The boundaries of the schoolyard were once clearly delineated by the physical grounds of the school. In those days, it was relatively easy to determine what sort of student behavior fell within an educator’s purview, and what lay beyond the school’s control. Technological developments have all but erased these confines and extended the boundaries of the school environment somewhat infinitely, as the internet and social media allow students to interact seemingly everywhere and at all times. As these physical boundaries of the schoolyard have disappeared, so too has the certainty with which an educator might supervise a student’s behavior.
Because smartphones, tablets, and computers abound, the ways in which students are able to communicate have changed dramatically in the new millennium, but the law governing the free speech rights of students in American public schools has not kept pace. Current law allows educators to punish student speakers when their in-school speech disrupts the school environment, or is likely to do so—but it is not clear that this same standard should apply to student speech that is posted online away from school, or whether a school should be able to punish off-campus online student speech at all. Because the Supreme Court of the United States has not yet spoken on the issue, and in the absence of a better standard, the courts that have addressed the issue of problematic off-campus online student speech have applied this standard that bases a school’s ability to punish the speaker on the (potential) disruptiveness of his or her speech. This Note explores that which the First Amendment guarantees to adult citizens and the ways in which these guarantees differ for public school students in school, as governed by four major Supreme Court decisions in the past fifty years.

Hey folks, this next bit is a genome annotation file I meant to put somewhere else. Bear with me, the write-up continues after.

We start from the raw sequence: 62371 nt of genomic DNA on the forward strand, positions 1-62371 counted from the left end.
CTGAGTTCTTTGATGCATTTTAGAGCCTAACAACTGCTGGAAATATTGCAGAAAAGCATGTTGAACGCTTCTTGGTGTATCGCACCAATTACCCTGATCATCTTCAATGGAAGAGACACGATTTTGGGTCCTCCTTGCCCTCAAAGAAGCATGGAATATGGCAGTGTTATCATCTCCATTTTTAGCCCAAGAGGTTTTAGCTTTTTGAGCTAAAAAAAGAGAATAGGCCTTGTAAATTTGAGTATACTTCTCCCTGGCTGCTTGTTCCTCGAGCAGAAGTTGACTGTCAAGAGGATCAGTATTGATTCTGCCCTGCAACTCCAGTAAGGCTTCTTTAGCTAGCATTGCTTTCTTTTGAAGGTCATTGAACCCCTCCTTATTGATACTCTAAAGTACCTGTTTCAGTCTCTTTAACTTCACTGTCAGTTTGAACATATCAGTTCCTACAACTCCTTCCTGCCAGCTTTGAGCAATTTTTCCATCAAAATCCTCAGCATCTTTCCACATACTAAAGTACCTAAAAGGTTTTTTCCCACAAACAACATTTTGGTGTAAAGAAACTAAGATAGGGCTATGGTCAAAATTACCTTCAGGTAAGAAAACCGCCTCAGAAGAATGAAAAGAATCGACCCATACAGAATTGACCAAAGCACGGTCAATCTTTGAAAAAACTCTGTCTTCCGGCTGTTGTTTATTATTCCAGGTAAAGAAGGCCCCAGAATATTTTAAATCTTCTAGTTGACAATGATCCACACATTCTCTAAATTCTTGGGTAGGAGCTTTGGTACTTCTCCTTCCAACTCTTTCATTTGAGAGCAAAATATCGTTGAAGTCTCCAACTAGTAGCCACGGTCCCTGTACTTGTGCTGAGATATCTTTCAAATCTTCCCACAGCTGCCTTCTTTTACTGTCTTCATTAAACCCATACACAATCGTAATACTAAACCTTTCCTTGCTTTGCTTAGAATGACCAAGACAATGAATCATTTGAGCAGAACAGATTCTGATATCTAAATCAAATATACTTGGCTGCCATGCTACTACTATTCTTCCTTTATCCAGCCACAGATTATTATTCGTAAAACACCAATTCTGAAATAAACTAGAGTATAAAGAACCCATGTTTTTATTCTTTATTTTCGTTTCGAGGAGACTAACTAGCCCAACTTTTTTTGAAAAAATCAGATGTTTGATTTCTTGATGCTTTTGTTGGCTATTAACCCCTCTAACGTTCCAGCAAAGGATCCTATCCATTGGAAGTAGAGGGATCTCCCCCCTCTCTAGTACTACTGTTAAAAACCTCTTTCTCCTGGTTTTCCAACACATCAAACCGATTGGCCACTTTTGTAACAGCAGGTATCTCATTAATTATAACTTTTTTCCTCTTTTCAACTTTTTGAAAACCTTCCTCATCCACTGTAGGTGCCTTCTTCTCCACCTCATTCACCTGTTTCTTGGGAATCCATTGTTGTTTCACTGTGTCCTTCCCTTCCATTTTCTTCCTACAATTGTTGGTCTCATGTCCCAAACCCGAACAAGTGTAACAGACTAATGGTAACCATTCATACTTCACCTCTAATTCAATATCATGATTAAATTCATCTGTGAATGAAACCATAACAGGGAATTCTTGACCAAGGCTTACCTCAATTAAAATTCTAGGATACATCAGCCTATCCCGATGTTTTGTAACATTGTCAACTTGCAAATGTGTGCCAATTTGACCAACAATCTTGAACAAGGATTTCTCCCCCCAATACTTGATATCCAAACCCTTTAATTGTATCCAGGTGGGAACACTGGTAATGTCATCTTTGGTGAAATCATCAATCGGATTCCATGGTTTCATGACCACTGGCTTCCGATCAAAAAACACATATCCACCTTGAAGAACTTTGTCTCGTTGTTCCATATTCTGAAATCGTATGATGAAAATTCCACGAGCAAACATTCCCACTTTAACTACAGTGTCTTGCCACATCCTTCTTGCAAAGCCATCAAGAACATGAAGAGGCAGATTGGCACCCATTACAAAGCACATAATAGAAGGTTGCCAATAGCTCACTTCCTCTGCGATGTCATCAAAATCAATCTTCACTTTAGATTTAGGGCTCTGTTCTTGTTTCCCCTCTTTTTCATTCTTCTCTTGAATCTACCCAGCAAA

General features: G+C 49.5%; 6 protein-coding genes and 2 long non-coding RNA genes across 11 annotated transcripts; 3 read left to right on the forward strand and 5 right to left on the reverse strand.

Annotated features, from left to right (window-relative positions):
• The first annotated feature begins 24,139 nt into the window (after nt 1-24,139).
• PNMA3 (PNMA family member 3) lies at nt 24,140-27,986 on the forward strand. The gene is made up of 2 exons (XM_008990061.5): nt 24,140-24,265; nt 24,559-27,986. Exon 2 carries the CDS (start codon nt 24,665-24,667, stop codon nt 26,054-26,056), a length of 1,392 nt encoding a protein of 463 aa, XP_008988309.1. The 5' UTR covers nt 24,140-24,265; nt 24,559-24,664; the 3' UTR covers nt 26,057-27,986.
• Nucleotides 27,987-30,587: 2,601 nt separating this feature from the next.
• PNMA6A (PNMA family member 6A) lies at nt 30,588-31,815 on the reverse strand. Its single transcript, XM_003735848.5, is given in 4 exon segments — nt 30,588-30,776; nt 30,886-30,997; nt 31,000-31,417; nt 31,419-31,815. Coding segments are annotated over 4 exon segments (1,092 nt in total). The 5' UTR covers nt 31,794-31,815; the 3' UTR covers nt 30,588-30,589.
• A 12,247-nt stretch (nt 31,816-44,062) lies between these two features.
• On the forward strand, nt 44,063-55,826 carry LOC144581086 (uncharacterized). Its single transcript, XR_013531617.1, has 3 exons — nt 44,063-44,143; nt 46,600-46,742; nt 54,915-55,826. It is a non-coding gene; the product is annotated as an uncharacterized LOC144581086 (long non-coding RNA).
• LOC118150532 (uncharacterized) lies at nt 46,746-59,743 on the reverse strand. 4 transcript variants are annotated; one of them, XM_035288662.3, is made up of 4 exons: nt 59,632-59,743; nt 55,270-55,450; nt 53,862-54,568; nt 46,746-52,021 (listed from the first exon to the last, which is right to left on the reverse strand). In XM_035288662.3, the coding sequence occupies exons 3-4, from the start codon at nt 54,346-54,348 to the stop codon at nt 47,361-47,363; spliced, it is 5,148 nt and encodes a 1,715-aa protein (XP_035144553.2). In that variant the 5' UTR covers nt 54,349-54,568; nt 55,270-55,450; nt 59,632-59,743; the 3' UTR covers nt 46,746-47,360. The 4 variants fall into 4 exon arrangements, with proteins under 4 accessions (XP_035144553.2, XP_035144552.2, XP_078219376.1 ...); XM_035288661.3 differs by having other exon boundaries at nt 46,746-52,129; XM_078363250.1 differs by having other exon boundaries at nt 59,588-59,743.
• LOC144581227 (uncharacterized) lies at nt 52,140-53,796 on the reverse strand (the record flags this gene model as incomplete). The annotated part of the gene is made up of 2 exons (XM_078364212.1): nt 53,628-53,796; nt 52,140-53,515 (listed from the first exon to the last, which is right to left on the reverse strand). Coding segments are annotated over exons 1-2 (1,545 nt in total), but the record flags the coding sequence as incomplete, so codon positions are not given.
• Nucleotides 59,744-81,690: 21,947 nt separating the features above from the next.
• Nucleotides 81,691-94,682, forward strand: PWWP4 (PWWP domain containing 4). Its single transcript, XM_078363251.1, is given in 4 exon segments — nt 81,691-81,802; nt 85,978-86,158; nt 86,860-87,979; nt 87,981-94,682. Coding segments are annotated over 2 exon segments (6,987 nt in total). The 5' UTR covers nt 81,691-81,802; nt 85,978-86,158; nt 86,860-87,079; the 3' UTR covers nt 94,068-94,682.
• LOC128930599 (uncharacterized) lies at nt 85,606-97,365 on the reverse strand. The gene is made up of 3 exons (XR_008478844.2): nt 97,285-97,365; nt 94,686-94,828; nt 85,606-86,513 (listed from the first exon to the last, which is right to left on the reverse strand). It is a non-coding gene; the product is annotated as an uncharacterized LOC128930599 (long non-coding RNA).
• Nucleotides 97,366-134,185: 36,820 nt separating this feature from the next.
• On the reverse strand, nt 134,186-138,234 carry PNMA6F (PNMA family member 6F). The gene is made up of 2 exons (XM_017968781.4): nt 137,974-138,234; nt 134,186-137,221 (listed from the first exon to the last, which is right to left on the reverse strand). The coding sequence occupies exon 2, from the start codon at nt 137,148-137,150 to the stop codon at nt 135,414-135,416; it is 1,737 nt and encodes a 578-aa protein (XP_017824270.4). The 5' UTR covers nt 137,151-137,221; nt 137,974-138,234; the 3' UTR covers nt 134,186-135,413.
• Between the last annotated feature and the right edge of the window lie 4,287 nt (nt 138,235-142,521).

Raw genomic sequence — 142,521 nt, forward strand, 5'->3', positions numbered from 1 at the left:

This Note then examines the recent cases in which courts have applied this precedent to off-campus online student speech for which the speakers were punished by their schools, and analyzes the ways in which the application of the same standard in these cases has led to drastically different outcomes. Ultimately, this Note contends that educators must be able to supervise student online activities to some extent, and proposes a new standard by which a public school would be able to punish a student for his or her off-campus online speech only if that speech was actually of concern to the school, and if that speech interfered with the rights of others in the school community.
Allison N. Sweeney,
The Trouble with Tinker: An Examination of Student Free Speech Rights in the Digital Age,
29 Fordham Intell. Prop. Media & Ent. L.J. 359
Available at: https://ir.lawnet.fordham.edu/iplj/vol29/iss1/6